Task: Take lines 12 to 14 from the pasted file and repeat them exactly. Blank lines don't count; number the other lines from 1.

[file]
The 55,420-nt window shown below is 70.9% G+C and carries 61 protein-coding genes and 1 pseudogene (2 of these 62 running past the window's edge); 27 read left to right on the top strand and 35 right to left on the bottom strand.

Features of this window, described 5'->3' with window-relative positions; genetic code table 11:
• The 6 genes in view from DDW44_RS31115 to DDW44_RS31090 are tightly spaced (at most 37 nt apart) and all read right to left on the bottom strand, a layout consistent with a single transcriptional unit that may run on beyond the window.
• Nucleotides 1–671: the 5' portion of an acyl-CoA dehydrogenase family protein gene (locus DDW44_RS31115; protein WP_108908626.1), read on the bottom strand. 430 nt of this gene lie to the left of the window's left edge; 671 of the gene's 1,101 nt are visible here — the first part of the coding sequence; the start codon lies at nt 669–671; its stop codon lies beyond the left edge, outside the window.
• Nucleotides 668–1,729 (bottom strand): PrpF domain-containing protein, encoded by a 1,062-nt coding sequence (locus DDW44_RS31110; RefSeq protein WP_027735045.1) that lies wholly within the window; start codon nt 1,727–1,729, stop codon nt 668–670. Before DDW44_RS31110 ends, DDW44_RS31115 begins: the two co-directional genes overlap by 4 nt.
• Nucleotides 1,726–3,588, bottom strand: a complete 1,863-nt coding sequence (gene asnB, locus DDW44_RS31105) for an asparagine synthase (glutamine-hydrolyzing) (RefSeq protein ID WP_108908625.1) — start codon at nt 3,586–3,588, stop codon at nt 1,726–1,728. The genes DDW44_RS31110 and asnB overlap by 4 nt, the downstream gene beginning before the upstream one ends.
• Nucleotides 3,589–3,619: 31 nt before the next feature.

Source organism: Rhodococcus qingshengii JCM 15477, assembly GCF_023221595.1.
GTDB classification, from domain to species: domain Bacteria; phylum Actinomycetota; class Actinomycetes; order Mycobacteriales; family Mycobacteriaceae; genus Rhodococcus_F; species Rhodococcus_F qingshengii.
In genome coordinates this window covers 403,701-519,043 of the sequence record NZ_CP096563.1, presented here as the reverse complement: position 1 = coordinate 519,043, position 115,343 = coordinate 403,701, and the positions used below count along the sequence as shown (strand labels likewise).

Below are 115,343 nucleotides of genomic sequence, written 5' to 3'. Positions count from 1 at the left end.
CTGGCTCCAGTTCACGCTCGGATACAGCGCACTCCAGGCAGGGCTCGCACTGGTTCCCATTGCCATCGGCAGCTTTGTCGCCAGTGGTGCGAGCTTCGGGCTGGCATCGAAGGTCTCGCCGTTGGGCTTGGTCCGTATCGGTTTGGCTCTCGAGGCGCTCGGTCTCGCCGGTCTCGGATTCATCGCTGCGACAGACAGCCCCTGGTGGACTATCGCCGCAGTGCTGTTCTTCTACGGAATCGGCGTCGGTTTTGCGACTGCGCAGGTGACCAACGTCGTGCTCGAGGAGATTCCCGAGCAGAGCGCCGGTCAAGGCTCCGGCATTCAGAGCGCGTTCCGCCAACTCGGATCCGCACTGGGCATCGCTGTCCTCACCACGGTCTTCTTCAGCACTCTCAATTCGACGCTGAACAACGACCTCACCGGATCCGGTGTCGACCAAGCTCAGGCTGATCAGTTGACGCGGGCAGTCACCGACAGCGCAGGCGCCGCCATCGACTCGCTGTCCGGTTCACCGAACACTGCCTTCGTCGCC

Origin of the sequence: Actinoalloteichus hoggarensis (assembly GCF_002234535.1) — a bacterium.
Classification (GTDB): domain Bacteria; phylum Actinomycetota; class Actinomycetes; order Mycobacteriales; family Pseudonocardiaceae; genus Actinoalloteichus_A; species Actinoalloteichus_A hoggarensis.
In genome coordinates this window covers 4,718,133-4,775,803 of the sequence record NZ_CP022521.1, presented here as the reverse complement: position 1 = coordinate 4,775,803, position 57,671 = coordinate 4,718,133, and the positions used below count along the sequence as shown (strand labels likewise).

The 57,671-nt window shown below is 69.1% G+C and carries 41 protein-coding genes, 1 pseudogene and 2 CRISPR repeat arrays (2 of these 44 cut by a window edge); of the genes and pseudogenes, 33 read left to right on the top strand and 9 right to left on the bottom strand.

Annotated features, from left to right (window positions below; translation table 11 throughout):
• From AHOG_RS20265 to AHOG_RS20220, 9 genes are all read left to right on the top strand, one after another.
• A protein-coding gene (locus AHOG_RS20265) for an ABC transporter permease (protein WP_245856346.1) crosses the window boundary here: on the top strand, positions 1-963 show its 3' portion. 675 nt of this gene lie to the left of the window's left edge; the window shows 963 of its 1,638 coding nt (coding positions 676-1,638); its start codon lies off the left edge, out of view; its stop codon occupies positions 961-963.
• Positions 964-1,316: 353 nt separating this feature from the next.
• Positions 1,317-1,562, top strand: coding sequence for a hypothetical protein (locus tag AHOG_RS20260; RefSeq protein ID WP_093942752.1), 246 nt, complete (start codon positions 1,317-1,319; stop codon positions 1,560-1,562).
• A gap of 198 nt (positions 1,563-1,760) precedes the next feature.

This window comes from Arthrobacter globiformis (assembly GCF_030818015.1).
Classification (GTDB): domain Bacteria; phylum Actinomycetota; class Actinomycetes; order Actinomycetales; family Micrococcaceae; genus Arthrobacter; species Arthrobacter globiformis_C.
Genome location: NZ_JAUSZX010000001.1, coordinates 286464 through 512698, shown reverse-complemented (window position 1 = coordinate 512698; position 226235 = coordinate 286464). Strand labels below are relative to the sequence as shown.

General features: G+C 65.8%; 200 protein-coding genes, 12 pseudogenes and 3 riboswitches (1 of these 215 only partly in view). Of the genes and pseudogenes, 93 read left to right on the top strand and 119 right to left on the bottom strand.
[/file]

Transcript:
CTGGCTCCAGTTCACGCTCGGATACAGCGCACTCCAGGCAGGGCTCGCACTGGTTCCCATTGCCATCGGCAGCTTTGTCGCCAGTGGTGCGAGCTTCGGGCTGGCATCGAAGGTCTCGCCGTTGGGCTTGGTCCGTATCGGTTTGGCTCTCGAGGCGCTCGGTCTCGCCGGTCTCGGATTCATCGCTGCGACAGACAGCCCCTGGTGGACTATCGCCGCAGTGCTGTTCTTCTACGGAATCGGCGTCGGTTTTGCGACTGCGCAGGTGACCAACGTCGTGCTCGAGGAGATTCCCGAGCAGAGCGCCGGTCAAGGCTCCGGCATTCAGAGCGCGTTCCGCCAACTCGGATCCGCACTGGGCATCGCTGTCCTCACCACGGTCTTCTTCAGCACTCTCAATTCGACGCTGAACAACGACCTCACCGGATCCGGTGTCGACCAAGCTCAGGCTGATCAGTTGACGCGGGCAGTCACCGACAGCGCAGGCGCCGCCATCGACTCGCTGTCCGGTTCACCGAACACTGCCTTCGTCGCC

Origin of the sequence: Actinoalloteichus hoggarensis (assembly GCF_002234535.1) — a bacterium.
Classification (GTDB): domain Bacteria; phylum Actinomycetota; class Actinomycetes; order Mycobacteriales; family Pseudonocardiaceae; genus Actinoalloteichus_A; species Actinoalloteichus_A hoggarensis.